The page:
. . . that we humans are modified monkeys, not the favored Creation of a Benevolent God on the Sixth Day . . . We must think again [–> why, isn’t that a disguised “OUGHT,” the very thing being trashed?] especially about our so-called ‘ethical principles.’ [–> this speculation improperly dressed up as fact directly affects ethics, with implications for the first duties of reason] The question is not whether biology—specifically, our evolution—is connected with ethics, but how
As evolutionists, we see that no justification of the traditional kind is possible. Morality, or more strictly our belief in morality, is merely an adaptation put in place to further our reproductive ends. Hence the basis of ethics does not lie in God’s will … In an important sense, ethics as we understand it is an illusion fobbed off on us by our genes to get us to cooperate. It is without external grounding… Ethics is illusory inasmuch as it persuades us that it has an objective reference. This is the crux of the biological position. Once it is grasped, everything falls into place. [–> Yes, they are utterly unaware of how such undermines the credibility of reason thus their own rationality, by imposing grand delusion and undermining the moral government that drives how responsible rationality works] [Michael Ruse & E. O. Wilson, “The Evolution of Ethics,” Religion and the Natural Sciences: The Range of Engagement, , ed. J. E. Hutchingson, Orlando, Fl.:Harcourt and Brace, 1991.]
Will Hawthorne, in reply to such ideological imposition, is deservedly withering, echoing the concerns Plato raised in The Laws, Bk X, concerns that reflect lessons hard-bought with blood and tears:
Assume (per impossibile) that atheistic naturalism [= evolutionary materialism] is true. Assume, furthermore, that one can’t infer an ‘ought’ from an ‘is’ [the ‘is’ being in this context physicalist: matter-energy, space- time, chance and mechanical forces]. (Richard Dawkins and many other atheists should grant both of these assumptions.)
Given our second assumption, there is no description of anything in the natural world from which we can infer an ‘ought’. And given our first assumption, there is nothing that exists over and above the natural world; the natural world is all that there is. It follows logically that, for any action you care to pick, there’s no description of anything in the natural world from which we can infer that one ought to refrain from performing that action.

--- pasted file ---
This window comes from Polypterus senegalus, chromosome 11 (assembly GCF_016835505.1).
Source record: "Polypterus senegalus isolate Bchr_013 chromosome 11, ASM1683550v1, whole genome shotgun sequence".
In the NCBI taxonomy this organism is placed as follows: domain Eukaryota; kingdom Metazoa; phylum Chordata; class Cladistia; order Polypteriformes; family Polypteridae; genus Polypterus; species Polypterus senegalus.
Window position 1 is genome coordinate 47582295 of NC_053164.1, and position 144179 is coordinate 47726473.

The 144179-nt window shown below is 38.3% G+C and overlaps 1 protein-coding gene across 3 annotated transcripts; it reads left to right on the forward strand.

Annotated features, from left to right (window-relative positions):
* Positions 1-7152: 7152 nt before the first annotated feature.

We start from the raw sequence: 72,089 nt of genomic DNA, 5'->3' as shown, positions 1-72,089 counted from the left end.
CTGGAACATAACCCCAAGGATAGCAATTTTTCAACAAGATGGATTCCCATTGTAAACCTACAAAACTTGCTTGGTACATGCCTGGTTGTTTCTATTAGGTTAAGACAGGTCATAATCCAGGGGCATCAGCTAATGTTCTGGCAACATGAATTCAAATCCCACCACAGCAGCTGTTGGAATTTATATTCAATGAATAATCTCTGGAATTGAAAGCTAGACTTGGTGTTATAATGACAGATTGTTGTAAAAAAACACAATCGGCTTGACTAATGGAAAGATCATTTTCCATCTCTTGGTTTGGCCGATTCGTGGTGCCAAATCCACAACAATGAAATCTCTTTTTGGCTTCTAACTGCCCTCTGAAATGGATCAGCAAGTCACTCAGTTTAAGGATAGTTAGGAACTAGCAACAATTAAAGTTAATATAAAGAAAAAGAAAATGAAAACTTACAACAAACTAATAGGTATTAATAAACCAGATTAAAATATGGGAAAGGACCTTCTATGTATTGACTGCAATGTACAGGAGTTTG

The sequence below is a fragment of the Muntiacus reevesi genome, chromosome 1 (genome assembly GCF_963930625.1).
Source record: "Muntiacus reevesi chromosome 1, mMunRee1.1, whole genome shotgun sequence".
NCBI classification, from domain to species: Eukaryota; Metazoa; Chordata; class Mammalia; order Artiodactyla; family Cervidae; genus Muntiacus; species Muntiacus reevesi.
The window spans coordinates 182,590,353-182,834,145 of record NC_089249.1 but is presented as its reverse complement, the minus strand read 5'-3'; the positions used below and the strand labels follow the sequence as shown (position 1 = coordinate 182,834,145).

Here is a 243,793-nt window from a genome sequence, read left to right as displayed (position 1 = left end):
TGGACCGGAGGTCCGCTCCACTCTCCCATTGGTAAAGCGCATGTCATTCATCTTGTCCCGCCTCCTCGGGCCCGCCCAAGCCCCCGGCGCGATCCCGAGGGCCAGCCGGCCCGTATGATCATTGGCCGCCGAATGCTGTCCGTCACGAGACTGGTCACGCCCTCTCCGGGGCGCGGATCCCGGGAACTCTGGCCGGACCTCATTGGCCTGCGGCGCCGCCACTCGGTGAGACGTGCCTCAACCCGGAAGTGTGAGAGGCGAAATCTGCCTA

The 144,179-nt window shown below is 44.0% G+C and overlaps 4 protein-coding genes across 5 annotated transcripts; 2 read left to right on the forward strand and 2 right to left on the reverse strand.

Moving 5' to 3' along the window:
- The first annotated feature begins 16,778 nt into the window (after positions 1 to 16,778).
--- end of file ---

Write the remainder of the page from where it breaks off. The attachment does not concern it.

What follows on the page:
Add a further uncontroversial assumption: an action is permissible if and only if it’s not the case that one ought to refrain from performing that action . . . [We see] therefore, for any action you care to pick, it’s permissible to perform that action. If you’d like, you can take this as the meat behind the slogan ‘if atheism is true, all things are permitted’.
For example if atheism is true, every action Hitler performed was permissible. Many atheists don’t like this [nihilistic, absurd] consequence of their worldview. But they cannot escape it and insist that they are being logical at the same time.
Now, we all know that at least some actions are really not permissible (for example, racist actions). Since the conclusion of the argument denies this, there must be a problem somewhere in the argument. Could the argument be invalid? No. The argument has not violated a single rule of logic and all inferences were made explicit.
Thus we are forced to deny the truth of one of the assumptions we started out with. That means we either deny atheistic naturalism or (the more intuitively appealing) principle that one can’t infer ‘ought’ from [a material] ‘is’.
In like fashion,  Lewis Vaughn exposes how:
. . . Subjective relativism is the view that an action is morally right if one approves of it. A person’s approval makes the action right. This doctrine (as well as cultural relativism) is in stark contrast to moral objectivism, the view that some moral principles are valid for everyone.. Subjective relativism, though, has some troubling implications. It implies that each person is morally infallible and that individuals can never have a genuine moral disagreement.

Cultural relativism is the view that an action is morally right if one’s culture approves of it. The argument for this doctrine is based on the diversity of moral judgments among cultures: because people’s judgments about right and wrong differ from culture to culture, right and wrong must be relative to culture, and there are no objective moral principles. This argument is defective, however, because the diversity of moral views does not imply that morality is relative to cultures. In addition, the alleged diversity of basic moral standards among cultures may be only apparent, not real. Societies whose moral judgments conflict may be differing not over moral principles but over nonmoral facts.

Some think that tolerance is entailed by cultural relativism. But there is no necessary connection between tolerance and the doctrine. Indeed, the cultural relativist cannot consistently advocate tolerance while maintaining his relativist standpoint. To advocate tolerance is to advocate an objective moral value. But if tolerance is an objective moral value, then cultural relativism must be false, because it says that there are no objective moral values.

Like subjective relativism, cultural relativism has some disturbing consequences. It implies that cultures are morally infallible, that social reformers can never be morally right, that moral disagreements between individuals in the same culture amount to arguments over whether they disagree with their culture, that other cultures cannot be legitimately criticized, and that moral progress is impossible.